The highest pressure that the stock supercharger on our cars is supposed to generate is 8psi - at that point a dump valve spits out the extra pressure before it turns our engines into giant grenades. If your gauge ever lingers in the red zone above + 8psi, it probably means you have a bad dump valve and you should fix it quick.

    Other than that, only two types of readings indicate engine trouble on a boost or vacuum gauge. (1) Vacuum not high enough at idle indicates a vacuum leak. Your gauge should be pegged in negative territory at idle. It might creep up a little when you put it in gear, and a bit more when you turn on the A/C. This reflects the load on the engine. (Get it? More engine effort = lower vacuum, and eventually positive boost if you have a blower.)

    (2) Erratic vacuum readings indicate rough running, like a cylinder missing its spark or leaking/mis-timed valves. I'm not talking about a gauge that swings wildly when you change throttle position - it's supposed to do that. I mean a needle that wobbles or jumps around, especially if you're not moving the throttle and the engine load is constant.

    That's about all I can add - your car sounds like it's fine. Hope this helps!

  • Where is the battery located in a 2003 bonneville?
  • hey, how/where do you find these codes? Is it something I can do without buying one of those expensive scanners?
  • alcanalcan Posts: 2,550
    A scanner or code reader is required. AutoZone will retrieve trouble codes no charge.
  • evandroevandro Posts: 1,108
    Under the rear seat, per the owner's manual.

    12-15 DEGREES(2X & 2 MONTHS APART),
  • I have a 1987 pontiac bonneville.
    My car is idleing rough. and it dies at stop lights. it feels like its not gettin gas. and when im driving it has no more acceleration. it used to be quick when i stepped on the gas. but now it hesitates. and i can hear the engine and the rpm but it doesnt even feel like its going anywhere. could it be a second fuel filter?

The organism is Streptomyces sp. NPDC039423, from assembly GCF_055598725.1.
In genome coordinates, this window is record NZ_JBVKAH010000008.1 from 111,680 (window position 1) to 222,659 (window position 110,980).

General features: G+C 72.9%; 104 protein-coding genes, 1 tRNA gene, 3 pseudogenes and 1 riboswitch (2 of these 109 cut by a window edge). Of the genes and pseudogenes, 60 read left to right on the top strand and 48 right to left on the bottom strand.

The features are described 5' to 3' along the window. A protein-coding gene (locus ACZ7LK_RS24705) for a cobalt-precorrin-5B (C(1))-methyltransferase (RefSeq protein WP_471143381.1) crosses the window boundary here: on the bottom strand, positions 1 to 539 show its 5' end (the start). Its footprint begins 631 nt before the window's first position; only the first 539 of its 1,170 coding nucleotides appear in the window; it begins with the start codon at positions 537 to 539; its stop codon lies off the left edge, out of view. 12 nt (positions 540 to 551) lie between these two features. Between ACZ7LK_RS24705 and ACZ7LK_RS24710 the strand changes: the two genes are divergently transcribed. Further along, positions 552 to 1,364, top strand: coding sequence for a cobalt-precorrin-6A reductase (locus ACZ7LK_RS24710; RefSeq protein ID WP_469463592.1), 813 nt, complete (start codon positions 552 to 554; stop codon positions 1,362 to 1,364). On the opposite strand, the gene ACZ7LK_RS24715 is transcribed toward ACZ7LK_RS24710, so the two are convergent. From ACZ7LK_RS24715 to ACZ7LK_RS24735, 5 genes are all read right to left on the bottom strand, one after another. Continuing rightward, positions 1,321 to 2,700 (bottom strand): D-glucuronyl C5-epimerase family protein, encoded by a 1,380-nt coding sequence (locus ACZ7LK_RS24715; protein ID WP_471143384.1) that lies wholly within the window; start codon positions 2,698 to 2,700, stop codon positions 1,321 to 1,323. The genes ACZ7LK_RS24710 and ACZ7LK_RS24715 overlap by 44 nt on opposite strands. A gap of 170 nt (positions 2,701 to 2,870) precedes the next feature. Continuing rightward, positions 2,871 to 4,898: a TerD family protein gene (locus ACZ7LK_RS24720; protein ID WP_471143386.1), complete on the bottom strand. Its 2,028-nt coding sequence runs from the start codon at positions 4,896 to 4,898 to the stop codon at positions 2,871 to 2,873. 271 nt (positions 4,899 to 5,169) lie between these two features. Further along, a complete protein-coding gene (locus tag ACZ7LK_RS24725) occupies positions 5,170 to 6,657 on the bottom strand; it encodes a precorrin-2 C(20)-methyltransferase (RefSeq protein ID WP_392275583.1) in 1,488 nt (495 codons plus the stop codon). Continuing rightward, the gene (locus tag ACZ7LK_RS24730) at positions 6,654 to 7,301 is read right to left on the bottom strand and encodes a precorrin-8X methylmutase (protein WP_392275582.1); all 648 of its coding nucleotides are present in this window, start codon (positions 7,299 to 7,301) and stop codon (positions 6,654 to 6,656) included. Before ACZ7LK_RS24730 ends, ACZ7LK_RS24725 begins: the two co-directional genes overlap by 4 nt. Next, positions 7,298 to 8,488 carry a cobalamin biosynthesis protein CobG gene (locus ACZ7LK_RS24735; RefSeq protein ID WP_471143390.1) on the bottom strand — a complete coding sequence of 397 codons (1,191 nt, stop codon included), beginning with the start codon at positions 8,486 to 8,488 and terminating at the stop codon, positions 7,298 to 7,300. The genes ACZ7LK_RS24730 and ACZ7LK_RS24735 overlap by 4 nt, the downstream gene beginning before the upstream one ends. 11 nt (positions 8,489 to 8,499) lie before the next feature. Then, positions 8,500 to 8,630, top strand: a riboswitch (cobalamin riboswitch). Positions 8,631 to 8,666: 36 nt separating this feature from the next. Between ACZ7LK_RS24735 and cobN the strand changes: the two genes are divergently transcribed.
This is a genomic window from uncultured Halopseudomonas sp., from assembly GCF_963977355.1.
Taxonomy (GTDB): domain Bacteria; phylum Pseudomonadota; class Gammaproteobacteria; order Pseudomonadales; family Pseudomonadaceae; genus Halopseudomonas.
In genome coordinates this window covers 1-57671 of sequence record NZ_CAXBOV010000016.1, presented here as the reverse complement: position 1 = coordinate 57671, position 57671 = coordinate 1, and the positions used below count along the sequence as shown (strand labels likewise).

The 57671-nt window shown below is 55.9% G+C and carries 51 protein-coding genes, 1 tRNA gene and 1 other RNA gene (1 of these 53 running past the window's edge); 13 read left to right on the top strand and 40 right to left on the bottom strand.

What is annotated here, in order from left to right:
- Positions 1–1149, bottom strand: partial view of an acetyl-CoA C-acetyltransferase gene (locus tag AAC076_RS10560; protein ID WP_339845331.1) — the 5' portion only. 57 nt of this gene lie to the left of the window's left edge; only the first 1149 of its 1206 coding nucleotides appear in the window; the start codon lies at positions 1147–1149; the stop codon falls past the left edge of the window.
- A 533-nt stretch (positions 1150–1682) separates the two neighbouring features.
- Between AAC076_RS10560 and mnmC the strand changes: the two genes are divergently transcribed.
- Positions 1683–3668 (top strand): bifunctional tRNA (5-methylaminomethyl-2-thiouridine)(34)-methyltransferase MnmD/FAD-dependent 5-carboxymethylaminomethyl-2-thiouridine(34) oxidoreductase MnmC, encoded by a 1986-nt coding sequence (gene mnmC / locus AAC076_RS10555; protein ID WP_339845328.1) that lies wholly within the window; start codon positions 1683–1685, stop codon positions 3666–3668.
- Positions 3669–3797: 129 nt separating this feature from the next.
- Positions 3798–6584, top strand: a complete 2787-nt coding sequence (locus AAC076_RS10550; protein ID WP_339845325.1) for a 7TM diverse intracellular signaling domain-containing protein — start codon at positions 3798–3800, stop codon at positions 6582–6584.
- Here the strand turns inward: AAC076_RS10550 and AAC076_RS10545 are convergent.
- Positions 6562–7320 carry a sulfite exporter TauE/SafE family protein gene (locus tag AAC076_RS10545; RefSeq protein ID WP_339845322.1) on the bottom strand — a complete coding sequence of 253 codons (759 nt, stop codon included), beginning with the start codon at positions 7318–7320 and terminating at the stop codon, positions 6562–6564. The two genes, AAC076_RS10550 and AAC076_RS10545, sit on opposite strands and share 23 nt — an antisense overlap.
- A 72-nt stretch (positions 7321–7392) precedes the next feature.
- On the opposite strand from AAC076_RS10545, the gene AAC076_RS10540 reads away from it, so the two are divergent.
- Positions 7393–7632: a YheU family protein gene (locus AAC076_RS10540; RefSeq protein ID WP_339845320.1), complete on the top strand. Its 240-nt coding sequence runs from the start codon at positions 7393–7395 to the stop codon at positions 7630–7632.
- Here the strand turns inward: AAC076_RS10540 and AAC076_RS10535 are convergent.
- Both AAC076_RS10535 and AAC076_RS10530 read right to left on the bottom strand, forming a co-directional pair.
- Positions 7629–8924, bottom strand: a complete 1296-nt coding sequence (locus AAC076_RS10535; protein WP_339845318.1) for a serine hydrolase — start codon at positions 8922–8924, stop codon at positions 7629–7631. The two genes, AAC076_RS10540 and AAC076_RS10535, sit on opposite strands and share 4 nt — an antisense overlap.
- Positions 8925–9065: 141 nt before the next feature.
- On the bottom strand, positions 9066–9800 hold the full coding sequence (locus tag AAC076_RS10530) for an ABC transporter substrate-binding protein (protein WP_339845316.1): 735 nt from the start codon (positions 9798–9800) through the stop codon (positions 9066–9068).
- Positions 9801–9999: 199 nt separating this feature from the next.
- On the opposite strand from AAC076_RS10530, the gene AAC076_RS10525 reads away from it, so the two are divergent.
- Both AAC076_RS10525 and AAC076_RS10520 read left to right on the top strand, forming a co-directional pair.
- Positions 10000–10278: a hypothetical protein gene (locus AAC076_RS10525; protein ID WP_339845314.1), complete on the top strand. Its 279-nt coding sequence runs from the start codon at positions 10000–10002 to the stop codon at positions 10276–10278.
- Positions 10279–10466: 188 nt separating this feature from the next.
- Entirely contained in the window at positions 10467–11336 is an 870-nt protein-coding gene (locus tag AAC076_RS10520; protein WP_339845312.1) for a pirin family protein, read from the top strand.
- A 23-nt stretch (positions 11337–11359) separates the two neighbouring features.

• This morning I started my car, no problems. However, noticed that when I came to a stop or had to sit and idle in traffic my car started to shimmy. It shimmies from side to side, and the service engine light came on. Thinking maybe some built up carbon could be the issue, got some cleaner for the fuel system. That has yet to show an improvement. It hasn't stalled, and doesn't really act like it's going to. Just running rough. Acceleration is poor. Definately no significant change in the rpms. Recently changed spark plugs and cables. New battery too. Any advice would be great.
  • haropharop Posts: 59

    If you check my earlier message 1747, you may find it applicable to your problem. In fact, my Bonny 95 was idling rough but never died. I also felt it was not as quick as I was used to. But after 2 applications of Chevron-Techron fuel injector cleaner and switching to Chevron gas, my problems are gone.

  • imidazol97imidazol97 Crossroads of America I70 & I75 Posts: 21,608
    >changed spark plugs and cables.

    I hope you used OEM quality wires and GM plugs. How many miles are on your car?

    You might check to be sure all your wires are still in place and connected.

    If you try the Techron, put in at nearly empty tank and fill up with number of gallons for the size bottle you bought-I don't remember the two sizes they have. They have an injector cleaner and they have a fuel system cleaner. You might look for the fuel system cleaner. Use premium brand name fuel.